Studies which adopted an online method of delivering psycho-educational interventions to participants revealed a substantial improvement in PDwS and family caregivers’ knowledge levels and psychiatric symptoms [10], stress and social support levels [22]. Additionally, delivering psycho-educational interventions with minimal interaction such as printed booklets has shown a similar effect on participants’ outcomes [22]. A recent meta-analysis of RCTs reported that psycho-educational interventions delivered online, by email or by printed leaflets were easy to access for large numbers of mental health patients and their primary caregivers at a relatively low cost. There has been an increasing interest recently in delivering psycho-educational interventions using less demanding and intrusive methods in relatively resource-poor countries [23].

Studies have shown that psycho-educational interventions may improve PDwS and primary caregivers’ outcomes, but many of the published RCTs have significant methodological shortcomings which limit the comparability of studies and weaken the validity of the conclusions drawn about their effectiveness. Some of the specific methodological flaws are associated with lack of adequate reporting of randomization, inadequate sample sizes to detect real differences in outcomes, high attrition rates and lack of blinding in assessments [24]. Consequently, the evidence base is inconclusive about the effectiveness of such interventions on PDwS and primary caregivers’ outcomes, hence the current study [25]. The main aim of this study was to investigate the effectiveness of a psycho-educational intervention delivered via a printed booklet with regard to PDwS and primary caregiver’s outcomes. The primary outcome was knowledge of schizophrenia. Secondary outcomes for PDwS were psychiatric symptoms and relapse rates and for primary caregivers, burden of care and quality of life at post-treatment and three-month follow-up.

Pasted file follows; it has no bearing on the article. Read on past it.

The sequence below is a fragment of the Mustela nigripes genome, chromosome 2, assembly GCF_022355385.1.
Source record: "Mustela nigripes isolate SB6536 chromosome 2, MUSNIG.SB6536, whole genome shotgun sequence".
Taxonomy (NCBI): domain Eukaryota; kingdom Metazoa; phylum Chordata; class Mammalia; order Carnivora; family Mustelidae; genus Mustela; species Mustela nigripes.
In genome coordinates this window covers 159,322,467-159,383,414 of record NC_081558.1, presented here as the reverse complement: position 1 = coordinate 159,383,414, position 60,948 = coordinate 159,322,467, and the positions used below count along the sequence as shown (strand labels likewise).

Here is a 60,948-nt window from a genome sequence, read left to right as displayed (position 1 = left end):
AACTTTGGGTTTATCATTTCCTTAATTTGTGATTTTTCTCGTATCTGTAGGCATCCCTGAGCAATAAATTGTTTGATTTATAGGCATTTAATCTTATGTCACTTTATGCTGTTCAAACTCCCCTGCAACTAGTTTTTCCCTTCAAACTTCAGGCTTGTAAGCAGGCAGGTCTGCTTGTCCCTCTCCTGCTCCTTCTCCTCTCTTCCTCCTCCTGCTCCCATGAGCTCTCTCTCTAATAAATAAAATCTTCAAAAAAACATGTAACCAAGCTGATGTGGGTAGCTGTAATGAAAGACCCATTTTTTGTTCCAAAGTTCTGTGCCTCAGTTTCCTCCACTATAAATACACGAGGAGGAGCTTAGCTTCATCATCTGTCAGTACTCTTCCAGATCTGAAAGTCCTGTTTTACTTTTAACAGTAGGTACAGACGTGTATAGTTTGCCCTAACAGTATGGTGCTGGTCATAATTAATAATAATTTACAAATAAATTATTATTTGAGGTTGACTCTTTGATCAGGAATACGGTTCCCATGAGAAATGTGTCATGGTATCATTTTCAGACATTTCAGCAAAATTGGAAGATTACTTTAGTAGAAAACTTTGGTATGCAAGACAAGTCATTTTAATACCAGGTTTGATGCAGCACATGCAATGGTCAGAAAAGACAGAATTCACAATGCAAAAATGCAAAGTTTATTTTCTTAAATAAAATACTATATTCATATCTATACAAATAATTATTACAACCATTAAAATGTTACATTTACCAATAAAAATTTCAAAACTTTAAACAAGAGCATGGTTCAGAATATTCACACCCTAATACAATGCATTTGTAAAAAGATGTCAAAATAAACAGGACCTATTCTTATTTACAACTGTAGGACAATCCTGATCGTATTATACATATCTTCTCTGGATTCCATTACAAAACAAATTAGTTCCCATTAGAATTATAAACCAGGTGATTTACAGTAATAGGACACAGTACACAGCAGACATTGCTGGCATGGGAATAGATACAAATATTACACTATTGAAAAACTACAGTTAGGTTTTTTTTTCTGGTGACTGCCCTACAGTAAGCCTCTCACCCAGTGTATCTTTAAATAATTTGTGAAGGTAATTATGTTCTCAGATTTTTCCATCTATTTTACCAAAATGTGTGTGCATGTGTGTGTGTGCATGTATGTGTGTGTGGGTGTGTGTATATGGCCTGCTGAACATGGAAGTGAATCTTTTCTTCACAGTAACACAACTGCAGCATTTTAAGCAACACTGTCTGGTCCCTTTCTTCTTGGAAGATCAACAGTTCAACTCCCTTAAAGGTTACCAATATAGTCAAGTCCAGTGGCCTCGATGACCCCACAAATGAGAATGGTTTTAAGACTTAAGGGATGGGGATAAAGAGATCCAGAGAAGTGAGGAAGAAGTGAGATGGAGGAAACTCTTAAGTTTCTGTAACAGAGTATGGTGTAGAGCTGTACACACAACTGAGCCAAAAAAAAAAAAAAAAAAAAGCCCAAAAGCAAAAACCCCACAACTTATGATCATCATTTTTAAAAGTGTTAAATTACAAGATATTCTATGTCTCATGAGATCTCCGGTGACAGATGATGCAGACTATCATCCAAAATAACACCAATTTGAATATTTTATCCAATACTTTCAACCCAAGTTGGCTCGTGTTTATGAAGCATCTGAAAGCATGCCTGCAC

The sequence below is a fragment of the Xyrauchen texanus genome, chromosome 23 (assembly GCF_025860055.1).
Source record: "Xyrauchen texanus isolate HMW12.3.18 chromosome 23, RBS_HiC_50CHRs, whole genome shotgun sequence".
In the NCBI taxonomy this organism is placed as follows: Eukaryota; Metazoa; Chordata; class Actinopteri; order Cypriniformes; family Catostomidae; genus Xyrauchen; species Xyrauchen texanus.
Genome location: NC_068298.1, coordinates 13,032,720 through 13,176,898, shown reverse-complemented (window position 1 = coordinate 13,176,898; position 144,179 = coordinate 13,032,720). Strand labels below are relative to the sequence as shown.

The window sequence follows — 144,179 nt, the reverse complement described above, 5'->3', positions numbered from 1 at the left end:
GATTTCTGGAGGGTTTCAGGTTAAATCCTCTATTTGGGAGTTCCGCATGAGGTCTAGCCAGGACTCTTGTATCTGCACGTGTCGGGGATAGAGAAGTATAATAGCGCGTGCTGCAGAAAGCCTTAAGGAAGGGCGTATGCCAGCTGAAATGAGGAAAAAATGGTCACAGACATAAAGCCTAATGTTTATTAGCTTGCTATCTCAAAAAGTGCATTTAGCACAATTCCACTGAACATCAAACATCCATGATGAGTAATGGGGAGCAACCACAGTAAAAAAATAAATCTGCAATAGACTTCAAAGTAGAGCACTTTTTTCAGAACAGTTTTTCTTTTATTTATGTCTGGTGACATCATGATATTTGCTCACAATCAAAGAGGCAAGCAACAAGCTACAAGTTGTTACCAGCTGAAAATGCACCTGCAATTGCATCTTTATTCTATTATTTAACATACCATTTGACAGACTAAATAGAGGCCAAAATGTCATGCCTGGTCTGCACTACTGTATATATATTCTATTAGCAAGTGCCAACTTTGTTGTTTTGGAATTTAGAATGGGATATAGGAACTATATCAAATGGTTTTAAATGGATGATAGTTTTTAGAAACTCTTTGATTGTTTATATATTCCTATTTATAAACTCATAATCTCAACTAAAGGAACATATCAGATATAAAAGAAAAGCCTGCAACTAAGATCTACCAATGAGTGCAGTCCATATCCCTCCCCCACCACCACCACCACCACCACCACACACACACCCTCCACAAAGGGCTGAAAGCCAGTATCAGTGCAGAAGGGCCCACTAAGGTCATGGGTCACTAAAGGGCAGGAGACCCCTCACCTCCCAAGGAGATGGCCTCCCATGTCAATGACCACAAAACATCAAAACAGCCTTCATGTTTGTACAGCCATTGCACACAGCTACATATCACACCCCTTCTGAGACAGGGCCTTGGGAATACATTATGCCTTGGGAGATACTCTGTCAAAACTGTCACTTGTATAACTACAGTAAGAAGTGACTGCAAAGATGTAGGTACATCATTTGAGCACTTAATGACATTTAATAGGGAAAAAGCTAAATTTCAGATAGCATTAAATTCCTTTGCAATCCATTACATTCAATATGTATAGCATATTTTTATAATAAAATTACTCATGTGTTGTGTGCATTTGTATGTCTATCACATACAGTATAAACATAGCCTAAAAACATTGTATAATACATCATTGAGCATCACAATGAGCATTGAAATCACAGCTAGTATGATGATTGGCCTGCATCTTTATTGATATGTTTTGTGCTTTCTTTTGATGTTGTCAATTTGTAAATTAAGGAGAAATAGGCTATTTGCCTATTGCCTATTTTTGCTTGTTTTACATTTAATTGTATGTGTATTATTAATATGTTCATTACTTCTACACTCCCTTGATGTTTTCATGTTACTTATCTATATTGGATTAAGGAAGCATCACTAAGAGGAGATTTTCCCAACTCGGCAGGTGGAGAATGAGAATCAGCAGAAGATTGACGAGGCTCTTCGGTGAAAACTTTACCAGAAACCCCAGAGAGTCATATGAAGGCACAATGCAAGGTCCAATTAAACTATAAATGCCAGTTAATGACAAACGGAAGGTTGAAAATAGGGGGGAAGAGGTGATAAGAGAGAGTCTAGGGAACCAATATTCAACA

Methods

Study design

A single-blind, randomized controlled trial to compare TAU alone with TAU and a psycho-educational intervention comprising six booklets delivered fortnightly to participants alongside follow-up phone calls.

Participants

A total of 121 participants were recruited by the primary researcher and nurses between September, 2012, and July, 2013, in four mental health outpatient clinics in Amman, Jordan (Amman Consultant Clinic; National Centre for Mental Health (NCMH); Al-Hashmi Clinic; AL Bashir mental clinic).